Côte d’Ivoire

18 June 2019
Risk Level: Previously Studied
An estimated 3,000 people were killed in the post-electoral violence.
The November 2010 presidential elections in Côte d’Ivoire sparked a national crisis during which security forces and militias loyal to former President Laurent Gbagbo and newly-elected President Alassane Ouattara perpetrated atrocities targeting perceived ethnic and political enemies.

Following Côte d’Ivoire’s November 2010 presidential elections, former President Laurent Gbagbo refused to accept electoral defeat and cede power. During November 2010–April 2011 security forces and militias loyal to Gbagbo attacked civilians perceived to be supporters of the newly-elected President Alassane Ouattara on the basis of their ethnic affiliation. An estimated 3,000 people were killed in the post-electoral violence before Gbagbo was forcibly removed from office on 12 April 2011.

While most atrocities were committed by pro-Gbagbo government forces, Ouattara supporters also committed massacres of perceived ethnic and political enemies. A national Commission of Inquiry documented mass atrocity crimes committed by more than 545 Ouattara supporters and 1,009 Gbagbo supporters during the crisis.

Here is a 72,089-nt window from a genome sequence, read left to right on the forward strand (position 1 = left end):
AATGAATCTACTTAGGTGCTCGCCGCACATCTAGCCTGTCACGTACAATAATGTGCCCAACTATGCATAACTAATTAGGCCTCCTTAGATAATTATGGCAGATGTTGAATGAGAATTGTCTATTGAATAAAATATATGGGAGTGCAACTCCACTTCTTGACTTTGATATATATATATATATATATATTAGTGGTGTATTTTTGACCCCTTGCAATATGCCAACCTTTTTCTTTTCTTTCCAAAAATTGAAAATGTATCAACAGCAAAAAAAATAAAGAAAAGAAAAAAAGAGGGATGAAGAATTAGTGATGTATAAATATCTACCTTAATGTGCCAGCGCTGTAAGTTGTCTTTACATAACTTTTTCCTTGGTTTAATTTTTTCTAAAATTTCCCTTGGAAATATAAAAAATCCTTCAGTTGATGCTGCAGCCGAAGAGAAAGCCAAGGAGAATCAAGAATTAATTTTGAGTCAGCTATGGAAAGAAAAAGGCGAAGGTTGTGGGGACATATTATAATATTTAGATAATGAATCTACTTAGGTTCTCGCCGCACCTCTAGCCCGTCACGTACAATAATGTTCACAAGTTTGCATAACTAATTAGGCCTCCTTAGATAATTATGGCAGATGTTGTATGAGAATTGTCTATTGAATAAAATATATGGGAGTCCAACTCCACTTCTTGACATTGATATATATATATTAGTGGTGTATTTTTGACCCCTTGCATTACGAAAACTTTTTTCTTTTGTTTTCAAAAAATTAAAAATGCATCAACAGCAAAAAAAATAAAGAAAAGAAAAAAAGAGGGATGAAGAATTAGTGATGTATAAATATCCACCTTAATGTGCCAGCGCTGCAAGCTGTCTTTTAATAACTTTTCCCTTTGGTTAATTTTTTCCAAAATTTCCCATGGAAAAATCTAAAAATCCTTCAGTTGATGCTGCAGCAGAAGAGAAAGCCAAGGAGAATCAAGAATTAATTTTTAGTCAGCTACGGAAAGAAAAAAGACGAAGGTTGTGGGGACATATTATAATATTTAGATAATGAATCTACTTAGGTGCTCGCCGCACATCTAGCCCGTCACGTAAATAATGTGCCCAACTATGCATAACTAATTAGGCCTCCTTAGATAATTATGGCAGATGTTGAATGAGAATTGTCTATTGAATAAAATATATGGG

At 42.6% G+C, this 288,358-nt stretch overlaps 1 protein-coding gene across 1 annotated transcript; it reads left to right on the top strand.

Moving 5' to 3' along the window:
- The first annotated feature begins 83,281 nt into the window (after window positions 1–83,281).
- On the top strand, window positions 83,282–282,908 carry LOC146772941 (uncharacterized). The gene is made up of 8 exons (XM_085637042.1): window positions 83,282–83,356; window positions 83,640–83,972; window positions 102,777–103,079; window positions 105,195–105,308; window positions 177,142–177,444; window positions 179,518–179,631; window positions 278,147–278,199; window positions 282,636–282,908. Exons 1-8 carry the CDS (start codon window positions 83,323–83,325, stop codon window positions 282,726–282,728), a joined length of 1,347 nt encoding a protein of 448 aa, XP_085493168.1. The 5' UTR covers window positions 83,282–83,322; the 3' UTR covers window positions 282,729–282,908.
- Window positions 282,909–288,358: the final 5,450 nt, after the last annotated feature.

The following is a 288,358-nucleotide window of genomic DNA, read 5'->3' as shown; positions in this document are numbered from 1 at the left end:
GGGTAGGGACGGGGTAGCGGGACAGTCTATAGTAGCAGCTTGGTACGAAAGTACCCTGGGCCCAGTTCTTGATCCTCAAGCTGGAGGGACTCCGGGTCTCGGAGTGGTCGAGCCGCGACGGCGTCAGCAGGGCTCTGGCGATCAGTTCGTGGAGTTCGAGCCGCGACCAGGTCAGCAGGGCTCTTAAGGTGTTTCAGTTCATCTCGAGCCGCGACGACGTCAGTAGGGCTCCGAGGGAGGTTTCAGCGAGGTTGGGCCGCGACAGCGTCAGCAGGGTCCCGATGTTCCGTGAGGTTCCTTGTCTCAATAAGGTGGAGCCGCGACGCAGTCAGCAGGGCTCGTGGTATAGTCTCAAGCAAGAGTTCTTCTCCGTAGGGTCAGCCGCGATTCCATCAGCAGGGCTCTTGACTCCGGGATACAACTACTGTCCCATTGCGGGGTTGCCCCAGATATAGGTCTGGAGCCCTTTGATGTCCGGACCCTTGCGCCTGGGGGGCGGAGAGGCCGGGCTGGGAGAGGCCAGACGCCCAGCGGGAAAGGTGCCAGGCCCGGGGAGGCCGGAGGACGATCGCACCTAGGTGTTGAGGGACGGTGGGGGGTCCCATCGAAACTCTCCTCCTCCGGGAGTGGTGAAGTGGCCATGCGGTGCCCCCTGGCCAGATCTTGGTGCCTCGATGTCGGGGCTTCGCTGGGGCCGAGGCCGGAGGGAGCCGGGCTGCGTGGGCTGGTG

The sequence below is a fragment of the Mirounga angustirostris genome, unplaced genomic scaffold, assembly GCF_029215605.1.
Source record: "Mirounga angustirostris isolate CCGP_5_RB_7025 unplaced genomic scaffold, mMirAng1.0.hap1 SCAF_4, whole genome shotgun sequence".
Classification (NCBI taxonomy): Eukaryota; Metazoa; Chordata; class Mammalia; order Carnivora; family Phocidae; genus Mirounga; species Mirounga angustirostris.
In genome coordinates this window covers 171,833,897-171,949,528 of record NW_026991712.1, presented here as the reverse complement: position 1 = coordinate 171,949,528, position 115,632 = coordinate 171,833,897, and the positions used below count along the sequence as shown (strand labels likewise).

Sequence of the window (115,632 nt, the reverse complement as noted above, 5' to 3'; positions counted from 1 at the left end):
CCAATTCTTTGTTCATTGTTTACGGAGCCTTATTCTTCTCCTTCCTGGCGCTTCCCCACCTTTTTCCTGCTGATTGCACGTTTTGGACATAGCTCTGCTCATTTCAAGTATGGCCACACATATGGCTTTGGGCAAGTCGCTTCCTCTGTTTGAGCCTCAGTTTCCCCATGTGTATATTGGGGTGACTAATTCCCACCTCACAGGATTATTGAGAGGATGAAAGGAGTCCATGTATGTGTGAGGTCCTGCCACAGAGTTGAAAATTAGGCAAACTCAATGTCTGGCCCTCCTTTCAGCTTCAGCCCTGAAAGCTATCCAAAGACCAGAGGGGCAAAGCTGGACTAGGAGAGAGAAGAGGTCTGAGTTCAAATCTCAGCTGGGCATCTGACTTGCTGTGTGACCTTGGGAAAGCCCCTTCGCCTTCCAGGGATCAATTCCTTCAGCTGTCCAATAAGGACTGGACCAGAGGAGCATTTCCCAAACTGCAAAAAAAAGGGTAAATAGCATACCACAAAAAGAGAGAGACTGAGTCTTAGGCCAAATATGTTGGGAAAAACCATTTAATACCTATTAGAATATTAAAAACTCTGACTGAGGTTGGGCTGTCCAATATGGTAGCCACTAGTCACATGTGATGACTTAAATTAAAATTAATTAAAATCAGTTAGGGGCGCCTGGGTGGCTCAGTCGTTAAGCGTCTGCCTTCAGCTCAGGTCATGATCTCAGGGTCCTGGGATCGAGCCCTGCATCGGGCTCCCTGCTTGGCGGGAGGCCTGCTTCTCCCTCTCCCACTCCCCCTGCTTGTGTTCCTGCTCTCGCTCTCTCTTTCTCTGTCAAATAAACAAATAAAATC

Most individuals who perpetrated mass atrocity crimes have not yet been held accountable. Following an arrest warrant, on 30 November 2011 Gbagbo was handed over to the International Criminal Court, where he was tried and acquitted alongside his Minister of Youth, Charles Ble Goude.

Côte d’Ivoire has a history of civil war during which atrocities were committed by all sides. During April 2004 the UN Security Council (UNSC) established a UN peacekeeping operation in Côte d’Ivoire (UNOCI), initially mandated to facilitate the implementation of a January 2003 peace agreement. Recognizing the risks to populations posed by the post-election crisis, on 30 March 2011 the UNSC expanded UNOCI’s protection mandate in keeping with the responsibility to protect.

Although the country underwent a reconciliation process and was deemed stable enough for UNOCI to end its mandate in June 2017, the underlying ethnic and political tensions that exacerbated the outbreak of electoral violence in 2010-2011 remain. Tensions over land and resources continue to provoke sporadic outbreaks of violence between rival ethnic and political groups. Impunity for past crimes threatens the long-term stability of the country, particularly as it approaches new presidential elections during 2020.


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